The DLI decrements this value, then stores it in location 53760 ($D200) to produce a sound on audio channel 1. This value is then compared to a preset limiting pitch value, decimal 60 ($3C) in this example, corresponding to one octave above middle C. If not equal, then the routine terminates. If equal, then 121 ($79) is loaded back into location 1600 to restart the cycle the next time the DLI is called. This routine can be changed, as shown in the REM statements, to give increasing or decreasing pitch, fast or slow repeat rate, and any desired starting and ending pitches.
DLI For Special Characters
Many programs use specially designed character sets in place of the standard Atari characters. A DLI can be used to simultaneously display characters from more than one set on different lines of the screen.
This technique is used in some character set generation programs, such as "SuperFont" (COMPUTE!, January 1982). Program 4 shows how it works, without getting into the details of alternate character set creation (see COMPUTE!'s First Book of Atari Graphics, Chapter 3, for more information).
First, 1084 bytes are reserved for the redefined characters, and a DLI is set on line 10 of the graphics mode 0 display. The first five DATA statements contain redefined values of capital letters A, B, C, D, and E, which are loaded into the correct locations in the reserved RAM space. The DLI routine loads the most significant byte of the starting address of the new character set (156, $9C) into both WSYNC and location 54281 ($D409), the hardware character base address (RAM shadow is 756, which would be used by BASIC).
The routine also changes the color of the lower part of the screen. You will see both the regular ABCDE and the redefined ABCDE on the screen simultaneously.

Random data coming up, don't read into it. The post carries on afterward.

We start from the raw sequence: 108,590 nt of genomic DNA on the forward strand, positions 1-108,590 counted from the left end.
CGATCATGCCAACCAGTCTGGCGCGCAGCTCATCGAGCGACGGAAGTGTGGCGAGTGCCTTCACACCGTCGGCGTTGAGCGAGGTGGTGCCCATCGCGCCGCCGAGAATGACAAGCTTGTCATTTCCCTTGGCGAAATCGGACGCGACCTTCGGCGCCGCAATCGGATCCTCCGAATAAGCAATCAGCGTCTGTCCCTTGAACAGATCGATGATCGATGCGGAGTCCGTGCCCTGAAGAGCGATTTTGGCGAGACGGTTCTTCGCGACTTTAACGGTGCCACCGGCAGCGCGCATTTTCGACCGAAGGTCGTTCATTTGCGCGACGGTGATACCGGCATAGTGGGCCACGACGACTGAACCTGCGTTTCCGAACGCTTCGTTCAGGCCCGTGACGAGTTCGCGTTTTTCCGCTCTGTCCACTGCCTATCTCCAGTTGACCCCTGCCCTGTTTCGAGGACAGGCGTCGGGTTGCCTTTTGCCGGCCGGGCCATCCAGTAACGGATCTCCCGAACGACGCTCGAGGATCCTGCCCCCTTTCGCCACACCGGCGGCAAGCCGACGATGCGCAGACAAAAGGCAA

Moving The Invisible Cursor
If you delete the last line in Program 4, you can move the invisible cursor and print in immediate mode in either the top (regular) or bottom (redefined) part of the screen. With this limited sample, only the letters A–E will be shown as nonblanks in the redefined screen area. However, this concept obviously allows great flexibility for creating elaborate screen displays with multiple character sets.
A Demonstration Of Multiple DLIs
So far, our examples have used one DLI routine per BASIC program. But you can also show several colors at once, or change both character sets and colors in separate operations. Obviously, multiple DLIs are needed in such cases. A problem arises, because you can only tell the operating system about one DLI at a time using locations 512 and 513.
There are several possible solutions to this problem. Perhaps the simplest is to load several DLIs into memory, and have each routine load the starting address of the next one to be called into locations 512 and 513. This chaining of DLIs is illustrated in Program 5.
This program will place five bands of color in a mode 1 screen, together with different-colored characters. The same basic DLI is used four times, stored 32 bytes apart in Page 6. The only changes are to the actual color value stored in the background color register 53274 ($D01A) and to the low byte of the Page 6 address of the next DLI to use, which gets stored in location 512 ($0200).
Avoiding Screen Flicker
DLI instructions are placed on four mode lines (line 40). The BASIC program contains a POKE 559,0 in line 30 and a POKE 559,34 in line 230. These statements simply turn off the TV display briefly while the DLI routines are stored and changed, to avoid screen flicker. You can remove these statements and watch the action, if you like.
By experimenting with the BASIC programs and DLI routines in these five programs, you can better understand the principles involved and the ease of using DLIs in your own programs. The book Mapping the Atari contains the most detailed available memory map of the Atari, and is an in valuable reference for the programmer wishing to use DLIs effectively.